Monday, March 30, 2009

The Big Engine That Couldn't

Hi all. Sorry I haven't posted in a few days. I've got three exams this week, and I need to revise a paper for publication by Friday (More on that later). Today I am discussing Rick Wagoner, who last night was fired by Barack Obama from his job as Chairman and CEO of General Motors. Yes, the President asked for his resignation, and he granted it. Someone please tell me why we even have business anymore? Here's the article: demise of a douchebag.

I wish I could feel an ounce of sympathy for Wagoner, but I can't. He asked for this fate. He managed a company for eight years on the principle that profitability is a relative term (only economists actually believe that). When cash ran thin this year, he and his Detroit buddies went crawling to Mommy to bail them out. And because GM is Amer'can, whatever that means these days, it got the money. Shockingly, the money ran out, and they needed more money. Finally, the government had had enough of GM's incompetence, and last night they ousted the captain and replaced him with the first mate of the GM Titanic, the current COO. I'm sure it'll be roses and gumdrops from here on.

And sure enough, with optimism rivaling Stalin, the administration announced that it is "prepared to stand by GM throughout this process to ensure that GM emerges with a fresh start and a promising future."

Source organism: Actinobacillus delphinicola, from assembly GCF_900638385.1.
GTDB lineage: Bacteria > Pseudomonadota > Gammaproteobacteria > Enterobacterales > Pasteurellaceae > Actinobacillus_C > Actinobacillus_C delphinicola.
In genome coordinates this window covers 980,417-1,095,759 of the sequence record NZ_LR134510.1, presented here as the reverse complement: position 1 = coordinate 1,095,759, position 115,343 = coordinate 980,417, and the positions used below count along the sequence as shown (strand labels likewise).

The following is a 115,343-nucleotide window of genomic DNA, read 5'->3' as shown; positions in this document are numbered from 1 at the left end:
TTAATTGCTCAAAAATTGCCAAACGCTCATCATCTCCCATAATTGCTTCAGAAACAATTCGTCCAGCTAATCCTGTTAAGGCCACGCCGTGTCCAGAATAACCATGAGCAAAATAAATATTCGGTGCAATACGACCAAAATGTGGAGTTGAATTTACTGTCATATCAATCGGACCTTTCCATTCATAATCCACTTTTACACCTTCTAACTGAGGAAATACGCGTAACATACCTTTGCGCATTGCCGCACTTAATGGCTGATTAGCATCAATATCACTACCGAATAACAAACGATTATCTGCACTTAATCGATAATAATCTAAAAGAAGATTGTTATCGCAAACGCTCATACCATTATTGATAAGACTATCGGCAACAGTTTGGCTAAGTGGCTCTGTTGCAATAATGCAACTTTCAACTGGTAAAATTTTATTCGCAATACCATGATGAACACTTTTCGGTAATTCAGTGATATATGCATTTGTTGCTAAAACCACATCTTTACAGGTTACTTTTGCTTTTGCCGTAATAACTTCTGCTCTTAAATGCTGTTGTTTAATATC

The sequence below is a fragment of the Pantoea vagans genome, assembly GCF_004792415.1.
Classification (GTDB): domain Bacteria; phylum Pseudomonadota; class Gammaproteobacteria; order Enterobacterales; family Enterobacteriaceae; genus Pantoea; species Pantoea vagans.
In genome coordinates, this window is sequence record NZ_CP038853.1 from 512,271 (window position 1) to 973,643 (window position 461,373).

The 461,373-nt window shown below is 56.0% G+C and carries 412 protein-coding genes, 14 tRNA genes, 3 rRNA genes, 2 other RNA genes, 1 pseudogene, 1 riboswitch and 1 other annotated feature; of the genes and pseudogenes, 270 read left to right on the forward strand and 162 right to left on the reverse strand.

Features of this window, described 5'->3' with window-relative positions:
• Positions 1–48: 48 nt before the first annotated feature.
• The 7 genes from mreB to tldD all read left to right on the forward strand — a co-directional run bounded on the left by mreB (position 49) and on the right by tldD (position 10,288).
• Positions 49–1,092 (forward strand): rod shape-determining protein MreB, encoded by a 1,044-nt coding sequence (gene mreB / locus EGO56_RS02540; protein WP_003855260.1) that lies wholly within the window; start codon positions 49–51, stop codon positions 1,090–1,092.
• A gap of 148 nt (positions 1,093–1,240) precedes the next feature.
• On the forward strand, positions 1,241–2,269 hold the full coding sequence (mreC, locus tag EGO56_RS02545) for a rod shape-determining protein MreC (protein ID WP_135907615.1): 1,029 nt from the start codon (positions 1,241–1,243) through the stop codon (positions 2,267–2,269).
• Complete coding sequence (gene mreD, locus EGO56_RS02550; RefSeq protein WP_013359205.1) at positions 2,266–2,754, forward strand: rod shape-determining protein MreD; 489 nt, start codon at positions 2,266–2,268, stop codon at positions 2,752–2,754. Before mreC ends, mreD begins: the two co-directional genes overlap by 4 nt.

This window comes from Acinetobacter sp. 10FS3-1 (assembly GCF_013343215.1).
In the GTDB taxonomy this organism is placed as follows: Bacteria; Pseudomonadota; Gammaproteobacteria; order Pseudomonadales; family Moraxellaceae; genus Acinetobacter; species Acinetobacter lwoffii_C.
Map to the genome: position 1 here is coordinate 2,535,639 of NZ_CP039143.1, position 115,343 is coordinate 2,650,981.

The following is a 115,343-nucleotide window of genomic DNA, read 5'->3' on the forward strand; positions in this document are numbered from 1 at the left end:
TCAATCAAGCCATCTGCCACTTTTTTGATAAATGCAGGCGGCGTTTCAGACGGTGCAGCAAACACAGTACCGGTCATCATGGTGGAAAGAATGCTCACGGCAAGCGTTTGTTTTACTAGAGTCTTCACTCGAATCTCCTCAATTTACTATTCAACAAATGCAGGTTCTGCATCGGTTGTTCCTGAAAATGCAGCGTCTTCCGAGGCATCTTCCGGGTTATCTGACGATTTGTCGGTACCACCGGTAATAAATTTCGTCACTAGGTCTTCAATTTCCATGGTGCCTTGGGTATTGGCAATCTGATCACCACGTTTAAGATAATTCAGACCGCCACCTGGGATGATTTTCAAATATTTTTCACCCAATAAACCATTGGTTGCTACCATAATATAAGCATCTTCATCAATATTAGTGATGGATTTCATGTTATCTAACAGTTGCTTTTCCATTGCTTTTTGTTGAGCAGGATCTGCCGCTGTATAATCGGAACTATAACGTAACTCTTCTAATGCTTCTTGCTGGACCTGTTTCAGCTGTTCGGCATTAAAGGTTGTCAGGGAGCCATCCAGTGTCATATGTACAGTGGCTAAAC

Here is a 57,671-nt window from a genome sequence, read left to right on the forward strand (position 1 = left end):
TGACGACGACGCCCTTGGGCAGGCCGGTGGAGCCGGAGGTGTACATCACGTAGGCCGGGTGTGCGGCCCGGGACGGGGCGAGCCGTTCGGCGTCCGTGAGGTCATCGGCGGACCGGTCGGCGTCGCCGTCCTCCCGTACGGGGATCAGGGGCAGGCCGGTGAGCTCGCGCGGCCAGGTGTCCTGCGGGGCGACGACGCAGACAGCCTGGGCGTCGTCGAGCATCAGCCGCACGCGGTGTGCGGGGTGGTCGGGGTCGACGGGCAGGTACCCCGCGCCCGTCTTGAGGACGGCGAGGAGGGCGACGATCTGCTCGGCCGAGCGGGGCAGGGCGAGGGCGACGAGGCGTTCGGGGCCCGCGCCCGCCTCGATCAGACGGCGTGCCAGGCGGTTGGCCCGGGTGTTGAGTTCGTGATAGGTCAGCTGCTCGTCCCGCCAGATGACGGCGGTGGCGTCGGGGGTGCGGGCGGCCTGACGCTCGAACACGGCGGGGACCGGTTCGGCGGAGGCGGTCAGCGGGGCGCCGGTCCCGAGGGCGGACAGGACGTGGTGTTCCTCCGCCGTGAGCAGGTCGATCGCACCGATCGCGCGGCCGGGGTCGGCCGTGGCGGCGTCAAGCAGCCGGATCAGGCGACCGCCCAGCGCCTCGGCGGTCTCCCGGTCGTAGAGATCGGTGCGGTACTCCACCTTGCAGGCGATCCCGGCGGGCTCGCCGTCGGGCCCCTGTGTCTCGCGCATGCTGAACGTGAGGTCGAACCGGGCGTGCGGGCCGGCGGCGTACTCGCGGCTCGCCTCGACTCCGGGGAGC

We all know the political lessons to glean from this scenario, but I think the less obvious lesson is the business one that really drove the nail into GM's coffin. Other than the political pandering, the environmentalist bullshit, the labor appeasement and pacification, the financing shenanigans, the shitty, unprincipled management, and the all-around bad karma, what finally killed GM was poor cash flow management.

Lots of companies rely on short-term borrowing to fill holes in their cash inflow, so that they can meet their expenses. GM, however, tried to ride that debt horse into the credit crisis, and we know how well that turned out. Generating cash from sales is crucial for navigating rough waters like we face today, especially when you face the galactic labor costs GM does. In the auto industry, it's difficult to keep cash coming in reliably from sales, but maybe, then, a smaller, leaner auto manufacturer might be a preferable business model to the stumbling golem model we enjoy today.

Just a thought.

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